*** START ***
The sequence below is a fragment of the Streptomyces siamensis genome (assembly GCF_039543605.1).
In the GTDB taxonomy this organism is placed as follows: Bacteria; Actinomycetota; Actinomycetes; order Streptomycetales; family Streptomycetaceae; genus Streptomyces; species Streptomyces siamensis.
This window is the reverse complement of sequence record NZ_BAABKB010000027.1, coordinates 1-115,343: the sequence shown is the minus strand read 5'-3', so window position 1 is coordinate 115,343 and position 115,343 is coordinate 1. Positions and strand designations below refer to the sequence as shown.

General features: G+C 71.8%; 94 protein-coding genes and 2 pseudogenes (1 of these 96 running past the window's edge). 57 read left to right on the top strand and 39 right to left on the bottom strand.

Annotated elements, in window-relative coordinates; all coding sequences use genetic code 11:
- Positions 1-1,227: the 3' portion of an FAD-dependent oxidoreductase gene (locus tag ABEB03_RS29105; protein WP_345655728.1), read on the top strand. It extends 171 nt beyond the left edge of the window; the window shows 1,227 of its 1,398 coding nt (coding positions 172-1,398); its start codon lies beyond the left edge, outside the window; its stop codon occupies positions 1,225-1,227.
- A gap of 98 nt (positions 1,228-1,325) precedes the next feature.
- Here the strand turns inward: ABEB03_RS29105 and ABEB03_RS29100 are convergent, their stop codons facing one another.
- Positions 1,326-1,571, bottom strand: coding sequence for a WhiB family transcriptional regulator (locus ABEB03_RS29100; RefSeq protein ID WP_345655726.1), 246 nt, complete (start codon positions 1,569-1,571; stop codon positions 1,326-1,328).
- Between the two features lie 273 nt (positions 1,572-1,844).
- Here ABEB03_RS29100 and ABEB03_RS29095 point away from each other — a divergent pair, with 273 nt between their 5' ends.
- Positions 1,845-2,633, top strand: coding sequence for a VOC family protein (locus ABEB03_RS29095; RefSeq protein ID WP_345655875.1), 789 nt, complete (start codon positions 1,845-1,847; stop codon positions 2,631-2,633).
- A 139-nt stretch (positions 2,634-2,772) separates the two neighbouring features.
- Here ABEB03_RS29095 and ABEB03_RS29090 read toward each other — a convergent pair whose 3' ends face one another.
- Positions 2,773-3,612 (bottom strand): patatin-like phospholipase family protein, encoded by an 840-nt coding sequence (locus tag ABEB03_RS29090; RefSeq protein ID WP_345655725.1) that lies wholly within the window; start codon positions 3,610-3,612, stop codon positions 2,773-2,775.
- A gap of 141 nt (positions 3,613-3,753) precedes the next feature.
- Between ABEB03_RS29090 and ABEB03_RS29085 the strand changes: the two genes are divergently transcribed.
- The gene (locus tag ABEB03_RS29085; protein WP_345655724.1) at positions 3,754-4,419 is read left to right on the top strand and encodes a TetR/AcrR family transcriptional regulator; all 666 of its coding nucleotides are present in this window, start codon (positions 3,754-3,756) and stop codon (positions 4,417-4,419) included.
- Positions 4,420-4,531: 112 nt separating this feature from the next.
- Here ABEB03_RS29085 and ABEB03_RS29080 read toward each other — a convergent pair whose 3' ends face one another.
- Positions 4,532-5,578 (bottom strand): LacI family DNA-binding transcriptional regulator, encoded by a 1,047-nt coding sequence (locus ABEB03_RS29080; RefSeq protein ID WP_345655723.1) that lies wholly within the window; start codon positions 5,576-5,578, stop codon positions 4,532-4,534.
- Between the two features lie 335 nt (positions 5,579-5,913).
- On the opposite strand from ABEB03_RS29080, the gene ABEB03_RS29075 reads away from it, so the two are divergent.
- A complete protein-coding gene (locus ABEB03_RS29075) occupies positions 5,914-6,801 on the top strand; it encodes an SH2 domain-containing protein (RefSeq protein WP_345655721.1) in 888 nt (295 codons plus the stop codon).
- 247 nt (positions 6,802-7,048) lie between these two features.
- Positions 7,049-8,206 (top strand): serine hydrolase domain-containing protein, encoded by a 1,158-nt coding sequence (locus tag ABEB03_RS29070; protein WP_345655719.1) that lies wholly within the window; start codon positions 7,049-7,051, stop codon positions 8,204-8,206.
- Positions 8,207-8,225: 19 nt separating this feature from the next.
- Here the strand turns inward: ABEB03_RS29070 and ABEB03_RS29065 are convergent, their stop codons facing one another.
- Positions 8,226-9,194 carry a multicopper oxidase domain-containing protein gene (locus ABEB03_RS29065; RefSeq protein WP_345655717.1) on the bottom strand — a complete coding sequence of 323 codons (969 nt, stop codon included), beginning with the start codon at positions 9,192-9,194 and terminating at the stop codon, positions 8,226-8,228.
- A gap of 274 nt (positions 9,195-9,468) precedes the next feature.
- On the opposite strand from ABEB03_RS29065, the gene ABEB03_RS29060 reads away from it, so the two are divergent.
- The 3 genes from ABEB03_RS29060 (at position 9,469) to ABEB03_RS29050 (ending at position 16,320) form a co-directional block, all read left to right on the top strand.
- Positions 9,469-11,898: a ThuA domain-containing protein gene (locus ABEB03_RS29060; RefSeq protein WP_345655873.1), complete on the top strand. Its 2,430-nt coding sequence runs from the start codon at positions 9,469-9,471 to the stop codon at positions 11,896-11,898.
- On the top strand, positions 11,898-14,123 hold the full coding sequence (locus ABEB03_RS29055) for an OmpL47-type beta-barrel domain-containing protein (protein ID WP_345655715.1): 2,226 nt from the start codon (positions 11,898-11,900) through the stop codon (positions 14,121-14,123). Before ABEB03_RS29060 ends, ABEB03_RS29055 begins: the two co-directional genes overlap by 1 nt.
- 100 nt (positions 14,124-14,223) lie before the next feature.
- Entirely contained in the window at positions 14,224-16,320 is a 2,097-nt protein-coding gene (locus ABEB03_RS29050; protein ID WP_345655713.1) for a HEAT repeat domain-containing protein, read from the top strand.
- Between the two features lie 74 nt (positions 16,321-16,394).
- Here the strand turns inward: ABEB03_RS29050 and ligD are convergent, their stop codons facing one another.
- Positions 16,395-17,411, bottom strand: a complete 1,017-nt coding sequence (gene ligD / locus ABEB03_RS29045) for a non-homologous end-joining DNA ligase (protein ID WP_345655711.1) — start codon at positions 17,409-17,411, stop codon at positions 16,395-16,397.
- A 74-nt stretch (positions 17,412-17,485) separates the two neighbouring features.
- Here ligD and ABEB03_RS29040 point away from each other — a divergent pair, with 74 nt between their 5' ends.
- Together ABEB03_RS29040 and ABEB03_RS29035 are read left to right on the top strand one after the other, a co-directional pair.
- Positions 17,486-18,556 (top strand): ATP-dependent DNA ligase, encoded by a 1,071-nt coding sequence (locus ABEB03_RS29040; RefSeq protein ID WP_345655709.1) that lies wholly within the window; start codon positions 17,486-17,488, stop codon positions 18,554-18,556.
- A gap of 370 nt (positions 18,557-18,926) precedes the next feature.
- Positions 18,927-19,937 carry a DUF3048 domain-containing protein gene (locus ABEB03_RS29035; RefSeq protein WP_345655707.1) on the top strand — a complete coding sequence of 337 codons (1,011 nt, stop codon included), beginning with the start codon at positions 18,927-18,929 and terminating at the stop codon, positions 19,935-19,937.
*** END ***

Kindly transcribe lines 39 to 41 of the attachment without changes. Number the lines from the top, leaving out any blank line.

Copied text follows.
- Positions 16,395-17,411, bottom strand: a complete 1,017-nt coding sequence (gene ligD / locus ABEB03_RS29045) for a non-homologous end-joining DNA ligase (protein ID WP_345655711.1) — start codon at positions 17,409-17,411, stop codon at positions 16,395-16,397.
- A 74-nt stretch (positions 17,412-17,485) separates the two neighbouring features.
- Here ligD and ABEB03_RS29040 point away from each other — a divergent pair, with 74 nt between their 5' ends.